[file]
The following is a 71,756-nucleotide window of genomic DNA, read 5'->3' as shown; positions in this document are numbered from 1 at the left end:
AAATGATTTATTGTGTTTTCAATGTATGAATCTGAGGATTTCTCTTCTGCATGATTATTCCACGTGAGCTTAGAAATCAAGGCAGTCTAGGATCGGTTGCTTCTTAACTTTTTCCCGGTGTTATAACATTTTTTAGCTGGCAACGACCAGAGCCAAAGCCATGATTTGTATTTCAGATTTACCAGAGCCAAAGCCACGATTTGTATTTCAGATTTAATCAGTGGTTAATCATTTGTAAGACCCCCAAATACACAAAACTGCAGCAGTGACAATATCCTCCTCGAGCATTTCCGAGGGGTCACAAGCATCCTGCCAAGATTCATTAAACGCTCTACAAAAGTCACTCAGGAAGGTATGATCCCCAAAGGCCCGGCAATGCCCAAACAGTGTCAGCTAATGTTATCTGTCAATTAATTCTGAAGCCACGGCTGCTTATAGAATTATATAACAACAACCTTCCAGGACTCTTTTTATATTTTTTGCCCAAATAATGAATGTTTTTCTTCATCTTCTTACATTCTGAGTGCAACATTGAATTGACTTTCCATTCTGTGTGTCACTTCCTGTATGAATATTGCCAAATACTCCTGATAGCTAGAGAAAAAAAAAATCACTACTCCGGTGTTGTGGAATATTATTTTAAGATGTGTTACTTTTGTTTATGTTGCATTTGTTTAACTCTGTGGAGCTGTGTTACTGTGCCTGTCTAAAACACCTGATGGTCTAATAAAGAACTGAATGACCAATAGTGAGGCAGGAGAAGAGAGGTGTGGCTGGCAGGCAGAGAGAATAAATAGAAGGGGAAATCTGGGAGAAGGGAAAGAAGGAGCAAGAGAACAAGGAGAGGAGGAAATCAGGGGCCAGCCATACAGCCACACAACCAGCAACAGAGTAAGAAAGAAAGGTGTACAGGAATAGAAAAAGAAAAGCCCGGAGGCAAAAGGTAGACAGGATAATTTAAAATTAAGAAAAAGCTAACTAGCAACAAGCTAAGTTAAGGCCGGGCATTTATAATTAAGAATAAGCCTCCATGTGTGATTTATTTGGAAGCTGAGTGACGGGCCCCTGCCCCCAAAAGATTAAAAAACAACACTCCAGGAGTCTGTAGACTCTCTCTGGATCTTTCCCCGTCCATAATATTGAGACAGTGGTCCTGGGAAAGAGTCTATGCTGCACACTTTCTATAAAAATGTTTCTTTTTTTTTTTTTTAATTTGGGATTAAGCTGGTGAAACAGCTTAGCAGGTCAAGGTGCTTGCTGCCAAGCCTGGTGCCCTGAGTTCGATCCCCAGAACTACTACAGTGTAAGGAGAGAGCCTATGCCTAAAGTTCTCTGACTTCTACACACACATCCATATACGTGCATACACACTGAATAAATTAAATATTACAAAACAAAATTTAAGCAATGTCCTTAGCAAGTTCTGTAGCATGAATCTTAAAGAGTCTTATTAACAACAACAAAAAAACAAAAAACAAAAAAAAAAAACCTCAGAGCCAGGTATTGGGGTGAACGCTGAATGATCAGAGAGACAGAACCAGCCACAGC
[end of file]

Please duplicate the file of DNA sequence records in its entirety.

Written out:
The following is a 71,756-nucleotide window of genomic DNA, read 5'->3' as shown; positions in this document are numbered from 1 at the left end:
AAATGATTTATTGTGTTTTCAATGTATGAATCTGAGGATTTCTCTTCTGCATGATTATTCCACGTGAGCTTAGAAATCAAGGCAGTCTAGGATCGGTTGCTTCTTAACTTTTTCCCGGTGTTATAACATTTTTTAGCTGGCAACGACCAGAGCCAAAGCCATGATTTGTATTTCAGATTTACCAGAGCCAAAGCCACGATTTGTATTTCAGATTTAATCAGTGGTTAATCATTTGTAAGACCCCCAAATACACAAAACTGCAGCAGTGACAATATCCTCCTCGAGCATTTCCGAGGGGTCACAAGCATCCTGCCAAGATTCATTAAACGCTCTACAAAAGTCACTCAGGAAGGTATGATCCCCAAAGGCCCGGCAATGCCCAAACAGTGTCAGCTAATGTTATCTGTCAATTAATTCTGAAGCCACGGCTGCTTATAGAATTATATAACAACAACCTTCCAGGACTCTTTTTATATTTTTTGCCCAAATAATGAATGTTTTTCTTCATCTTCTTACATTCTGAGTGCAACATTGAATTGACTTTCCATTCTGTGTGTCACTTCCTGTATGAATATTGCCAAATACTCCTGATAGCTAGAGAAAAAAAAAATCACTACTCCGGTGTTGTGGAATATTATTTTAAGATGTGTTACTTTTGTTTATGTTGCATTTGTTTAACTCTGTGGAGCTGTGTTACTGTGCCTGTCTAAAACACCTGATGGTCTAATAAAGAACTGAATGACCAATAGTGAGGCAGGAGAAGAGAGGTGTGGCTGGCAGGCAGAGAGAATAAATAGAAGGGGAAATCTGGGAGAAGGGAAAGAAGGAGCAAGAGAACAAGGAGAGGAGGAAATCAGGGGCCAGCCATACAGCCACACAACCAGCAACAGAGTAAGAAAGAAAGGTGTACAGGAATAGAAAAAGAAAAGCCCGGAGGCAAAAGGTAGACAGGATAATTTAAAATTAAGAAAAAGCTAACTAGCAACAAGCTAAGTTAAGGCCGGGCATTTATAATTAAGAATAAGCCTCCATGTGTGATTTATTTGGAAGCTGAGTGACGGGCCCCTGCCCCCAAAAGATTAAAAAACAACACTCCAGGAGTCTGTAGACTCTCTCTGGATCTTTCCCCGTCCATAATATTGAGACAGTGGTCCTGGGAAAGAGTCTATGCTGCACACTTTCTATAAAAATGTTTCTTTTTTTTTTTTTTAATTTGGGATTAAGCTGGTGAAACAGCTTAGCAGGTCAAGGTGCTTGCTGCCAAGCCTGGTGCCCTGAGTTCGATCCCCAGAACTACTACAGTGTAAGGAGAGAGCCTATGCCTAAAGTTCTCTGACTTCTACACACACATCCATATACGTGCATACACACTGAATAAATTAAATATTACAAAACAAAATTTAAGCAATGTCCTTAGCAAGTTCTGTAGCATGAATCTTAAAGAGTCTTATTAACAACAACAAAAAAACAAAAAACAAAAAAAAAAAACCTCAGAGCCAGGTATTGGGGTGAACGCTGAATGATCAGAGAGACAGAACCAGCCACAGC